• As well as having wide discretion to decide the question of unfairness – which, as these cases clearly demonstrate, can variably be exercised in favour of either party – the court has a wide discretion as to the orders it may make.
  • From a practical perspective, it is worth noting the appellate courts’ reluctance, in any case, to reverse a lower court’s findings without very good cause. Any party considering an appeal should be mindful to weigh its factual and legal case very carefully, so as to avoid the risk of throwing good money after bad.

Pontearso v Greenlands Trading

This case concerned a six month bridging loan with a default interest rate of 3%, secured by a residential property. The borrower’s exit strategy was to refinance a separate commercial property in order to repay the loan. However, unable to re-mortgage during the six month period, the borrower took a second bridging loan on similar terms, with the same exit strategy. Following further default, the lender sued for possession and a money judgement.  The claim was defended on the premise of an unfair relationship. At first instance, the judge accepted the lender’s evidence, deemed the relationship fair, and made the orders sought.

The borrower appealed to the High Court, contending that judge was wrong: (1) to accept 3% as an industry standard rate and fair; (2) to rely on an earlier case [3], which the borrower alleged provided an unrelated test for unfairness; and (3) finding that the borrower had a workable exit strategy for taking out the second loan.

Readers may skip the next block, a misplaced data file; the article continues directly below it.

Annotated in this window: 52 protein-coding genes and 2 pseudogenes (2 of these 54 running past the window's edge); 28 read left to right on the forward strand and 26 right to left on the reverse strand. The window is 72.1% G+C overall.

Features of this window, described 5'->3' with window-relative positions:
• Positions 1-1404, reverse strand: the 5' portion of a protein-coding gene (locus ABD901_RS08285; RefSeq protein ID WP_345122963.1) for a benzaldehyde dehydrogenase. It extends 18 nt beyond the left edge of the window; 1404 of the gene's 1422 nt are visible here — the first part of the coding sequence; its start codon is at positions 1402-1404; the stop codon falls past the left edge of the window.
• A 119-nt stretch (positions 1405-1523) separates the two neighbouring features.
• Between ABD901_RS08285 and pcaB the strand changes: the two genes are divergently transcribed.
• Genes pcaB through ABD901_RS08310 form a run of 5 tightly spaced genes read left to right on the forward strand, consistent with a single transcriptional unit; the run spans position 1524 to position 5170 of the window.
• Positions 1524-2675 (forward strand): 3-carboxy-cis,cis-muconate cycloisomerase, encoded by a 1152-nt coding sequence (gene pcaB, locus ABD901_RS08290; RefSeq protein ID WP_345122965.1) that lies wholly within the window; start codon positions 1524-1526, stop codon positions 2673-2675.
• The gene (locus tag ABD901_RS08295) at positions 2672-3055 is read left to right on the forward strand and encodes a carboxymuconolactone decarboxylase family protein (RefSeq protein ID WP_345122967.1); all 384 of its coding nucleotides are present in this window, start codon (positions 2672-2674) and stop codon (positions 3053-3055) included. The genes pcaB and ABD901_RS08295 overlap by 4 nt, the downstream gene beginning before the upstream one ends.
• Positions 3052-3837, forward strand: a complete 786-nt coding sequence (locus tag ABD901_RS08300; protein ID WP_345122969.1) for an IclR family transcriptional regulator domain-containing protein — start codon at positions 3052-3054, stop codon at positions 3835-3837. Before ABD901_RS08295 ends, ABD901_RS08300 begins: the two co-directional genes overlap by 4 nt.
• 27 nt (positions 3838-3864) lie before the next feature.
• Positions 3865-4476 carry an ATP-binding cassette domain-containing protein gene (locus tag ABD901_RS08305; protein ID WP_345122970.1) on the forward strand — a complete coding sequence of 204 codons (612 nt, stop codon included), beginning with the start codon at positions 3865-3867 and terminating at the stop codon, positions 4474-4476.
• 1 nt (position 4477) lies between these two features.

The High Court held on appeal that: (1) permitting the evidence on default interest rates, even thought it was not expert evidence, was a case management decision which was open to the judge. The finding that 3% was standard and fair was therefore an evaluative judgement with which it was not possible to interfere.  (2) The judge should have followed the test in Plevin [4], however there was nothing to suggest that he had placed particular reliance on Chubb, and even if he had, Plevin acknowledges that there is a wide breadth of relevant considerations for unfair relationship determinations.  Furthermore, some of the factors considered in the two cases overlap.  The judge’s approach was therefore permissible. (3)  The judge had a close view of the facts and there was insufficient reason to go back on the judge’s conclusion that the borrower had a possible exit strategy.

The High Court also stated, in passing, that the question of whether a relationship was unfair was not limited by the borrower’s perception – unfairness is to be determined by the court’s objective assessment.

The borrower’s appeal was therefore dismissed.

Pilgrim Rock v Iwaniuk